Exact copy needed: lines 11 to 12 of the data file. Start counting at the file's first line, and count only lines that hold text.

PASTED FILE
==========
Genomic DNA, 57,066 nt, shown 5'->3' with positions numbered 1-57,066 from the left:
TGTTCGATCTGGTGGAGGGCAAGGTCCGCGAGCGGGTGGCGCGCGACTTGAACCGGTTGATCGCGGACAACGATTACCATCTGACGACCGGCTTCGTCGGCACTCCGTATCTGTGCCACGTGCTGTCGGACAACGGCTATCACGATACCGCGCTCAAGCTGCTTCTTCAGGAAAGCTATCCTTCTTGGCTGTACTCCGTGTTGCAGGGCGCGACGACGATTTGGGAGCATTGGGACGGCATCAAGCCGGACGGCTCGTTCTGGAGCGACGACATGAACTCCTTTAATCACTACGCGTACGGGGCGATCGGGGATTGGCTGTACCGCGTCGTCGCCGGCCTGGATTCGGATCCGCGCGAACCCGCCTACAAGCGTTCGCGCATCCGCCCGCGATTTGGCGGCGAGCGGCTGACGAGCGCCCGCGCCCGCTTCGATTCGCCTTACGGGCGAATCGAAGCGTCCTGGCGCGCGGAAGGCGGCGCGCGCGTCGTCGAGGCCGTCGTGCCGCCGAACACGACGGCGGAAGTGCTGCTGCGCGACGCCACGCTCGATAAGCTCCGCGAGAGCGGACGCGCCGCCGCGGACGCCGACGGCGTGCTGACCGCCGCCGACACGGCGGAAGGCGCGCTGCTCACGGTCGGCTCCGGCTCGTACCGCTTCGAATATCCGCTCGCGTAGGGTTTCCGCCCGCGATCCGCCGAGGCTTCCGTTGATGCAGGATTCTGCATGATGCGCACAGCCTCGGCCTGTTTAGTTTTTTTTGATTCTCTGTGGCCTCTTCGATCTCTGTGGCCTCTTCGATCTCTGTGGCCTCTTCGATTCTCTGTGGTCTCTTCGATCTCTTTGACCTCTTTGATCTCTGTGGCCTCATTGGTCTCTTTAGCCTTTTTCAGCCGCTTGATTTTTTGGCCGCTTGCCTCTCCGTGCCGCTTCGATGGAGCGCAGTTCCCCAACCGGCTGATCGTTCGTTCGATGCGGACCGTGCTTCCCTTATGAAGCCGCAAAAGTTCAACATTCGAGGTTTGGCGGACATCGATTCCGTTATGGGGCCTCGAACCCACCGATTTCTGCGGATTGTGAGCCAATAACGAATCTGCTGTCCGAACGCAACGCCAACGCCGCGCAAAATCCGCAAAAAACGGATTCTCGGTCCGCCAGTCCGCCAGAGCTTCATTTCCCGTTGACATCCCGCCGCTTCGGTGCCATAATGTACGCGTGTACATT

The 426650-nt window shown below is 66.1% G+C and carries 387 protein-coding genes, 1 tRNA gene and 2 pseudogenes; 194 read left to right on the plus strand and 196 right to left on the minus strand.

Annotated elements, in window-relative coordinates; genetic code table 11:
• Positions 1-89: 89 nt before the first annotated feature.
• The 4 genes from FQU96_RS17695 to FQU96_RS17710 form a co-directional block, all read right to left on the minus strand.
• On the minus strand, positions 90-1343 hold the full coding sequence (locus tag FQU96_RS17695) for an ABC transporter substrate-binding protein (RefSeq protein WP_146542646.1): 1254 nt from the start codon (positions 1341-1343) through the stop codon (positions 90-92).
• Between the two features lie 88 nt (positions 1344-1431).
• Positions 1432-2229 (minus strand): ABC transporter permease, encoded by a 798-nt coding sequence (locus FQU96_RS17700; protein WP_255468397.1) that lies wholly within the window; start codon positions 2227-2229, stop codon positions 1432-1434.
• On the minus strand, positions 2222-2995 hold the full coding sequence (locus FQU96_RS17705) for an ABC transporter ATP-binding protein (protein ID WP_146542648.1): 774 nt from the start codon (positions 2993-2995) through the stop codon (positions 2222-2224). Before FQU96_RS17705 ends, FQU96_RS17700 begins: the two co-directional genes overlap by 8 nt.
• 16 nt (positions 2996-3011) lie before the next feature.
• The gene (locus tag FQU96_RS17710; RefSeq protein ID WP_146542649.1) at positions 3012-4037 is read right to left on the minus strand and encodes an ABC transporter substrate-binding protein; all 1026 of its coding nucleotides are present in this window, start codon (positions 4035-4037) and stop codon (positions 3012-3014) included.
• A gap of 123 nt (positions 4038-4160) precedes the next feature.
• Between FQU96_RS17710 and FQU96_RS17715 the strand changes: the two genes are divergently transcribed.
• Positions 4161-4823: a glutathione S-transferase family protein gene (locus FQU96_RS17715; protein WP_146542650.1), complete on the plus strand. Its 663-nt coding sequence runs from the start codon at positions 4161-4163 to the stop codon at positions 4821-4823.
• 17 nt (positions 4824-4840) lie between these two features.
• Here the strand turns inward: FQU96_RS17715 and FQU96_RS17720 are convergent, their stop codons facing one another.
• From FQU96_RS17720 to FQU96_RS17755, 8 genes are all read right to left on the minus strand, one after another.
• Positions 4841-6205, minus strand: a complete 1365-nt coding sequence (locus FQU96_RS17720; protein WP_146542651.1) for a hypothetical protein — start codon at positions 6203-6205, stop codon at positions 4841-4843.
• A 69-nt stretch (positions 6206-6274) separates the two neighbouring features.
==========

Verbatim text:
• 16 nt (positions 2996-3011) lie before the next feature.
• The gene (locus tag FQU96_RS17710; RefSeq protein ID WP_146542649.1) at positions 3012-4037 is read right to left on the minus strand and encodes an ABC transporter substrate-binding protein; all 1026 of its coding nucleotides are present in this window, start codon (positions 4035-4037) and stop codon (positions 3012-3014) included.